Adobe as Data Integration Player

acrobat 7 screen
Adobe has consistently improved its cross platform document container and archive – Acrobat PDF. Acrobat PDFs major attraction is the fact that it is completely self contained. PDFs carry along all the fonts, stylings, images, and an engine necessary to not only render for display but also print the contained documents with very high fidelity on a broad range of hardware/OS platforms. For example the free Adobe reader supports all versions of Windows from 3.1 (PDF 3.01) to XP (PDF 7.0), all versions of Mac from Mac 68000 (PDF 3.01) to MacOS 10.3 (PDF 7.0). But equally important is the cross platform reach of Acrobat to Linux (PDF 5.01), Solaris (PDF 5.01), IBM/AIX (PDF 5.01), HP/UX (PDF 5.01), OS/2 (PDF 3.01) plus specialized versions for PalmOS, SymbianOS and PocketPC. I was a little surprised to see that on Linux, Solaris, and HP/UX Adobe has fallen 2 versions behind. In comparison Macromedias Flash Player is upto the latest version 7 on all of those except HP/UX where Flash is one version behind. But still, for cross platform delivery, display and
printing of documents, Acrobat PDF remains the major player. And the last two versions have considerably enhanced PDFs capabilities.

PDF: More Than Document Viewing

Over the past two versions of Acrobat, Adobe has been adding considerably to the features of the PDF format in three key areas. First, the security features have been critically improved going well past encryption and passwords and now allowing a range of access control features plus digital signatures. For example, some users can read but not comment or edit a document. And the number of times a document can be opened for reading can be controlled.

The second major improvement, has been the addition of work team features. This flows out of the security access features. Now members of a team can not only view a PDF but also add their own comments, annotations, and suggested corrections (see the screenshot above). They can then apply a secure “Reviewed” stamp and forward or return the document. The document originator then may have a local PDF Organizer that allows summarizing the comments including helping to make changes to the appropriate documents. Finally, the new Version of Acrobat simplifies binding together into a single file documents from multiple sources including adding the originals as attachments.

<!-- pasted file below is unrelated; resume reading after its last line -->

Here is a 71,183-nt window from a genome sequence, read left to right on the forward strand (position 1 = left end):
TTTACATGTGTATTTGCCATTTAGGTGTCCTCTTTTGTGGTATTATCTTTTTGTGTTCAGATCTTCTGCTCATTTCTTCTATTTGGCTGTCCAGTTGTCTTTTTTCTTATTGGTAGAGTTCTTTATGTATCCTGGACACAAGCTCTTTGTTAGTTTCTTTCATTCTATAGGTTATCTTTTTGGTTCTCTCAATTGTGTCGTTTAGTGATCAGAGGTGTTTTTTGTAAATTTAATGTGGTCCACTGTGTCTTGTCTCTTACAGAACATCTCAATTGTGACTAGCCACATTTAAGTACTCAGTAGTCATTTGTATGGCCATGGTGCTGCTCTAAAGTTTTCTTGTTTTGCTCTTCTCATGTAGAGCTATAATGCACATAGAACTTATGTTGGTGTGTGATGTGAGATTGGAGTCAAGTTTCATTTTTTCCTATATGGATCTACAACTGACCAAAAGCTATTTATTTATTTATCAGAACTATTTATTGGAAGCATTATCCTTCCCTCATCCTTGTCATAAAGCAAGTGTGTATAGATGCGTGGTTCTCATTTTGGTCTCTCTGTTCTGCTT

The third major enhancement to PDF is to add data entry forms to PDF files. This follows from Adobes acquisitions in the forms management field such as JetStream in the past few years. It is also a natural addition to the workflow and adhoc approval capabilities described just above. Adobe now has a Visual Designer for forms creation, a central Forms and Security server, and a new XML format for storing, retrieving and exchanging forms data in appropriately developed PDF files. Quietly, Adobe has become a major player in the BPM-Business Process Management market without establishing a high end messaging or Web Services framework – although both capabilities are on the drawing boards or out in the field. For more details, see the review on Acrobat 7 on the parent site of this weblog.


This is another example of how convergence is rapidly evolving around data integration and interoperability. As vendors from diverse fields such as BI-Business Intelligence with its data warehousing and BAM-Business Activity Monitoring capabilities; EAI/EII-Enterprise Application/Information Integration with its savvy for organizing data by way of enterprise metadata and business rules repositories plus hugely scalable data movement engines,; and BPM-Business Process Management tools that help to manage data and workflows within and across organizations – all of these vendors start to deliver more common characteristics and features in their tools and processes as increasing parts of their functionality converge. Literally, data integration and program interoperability has become ground zero for the Convergence Imperative. And Adobe will be a player.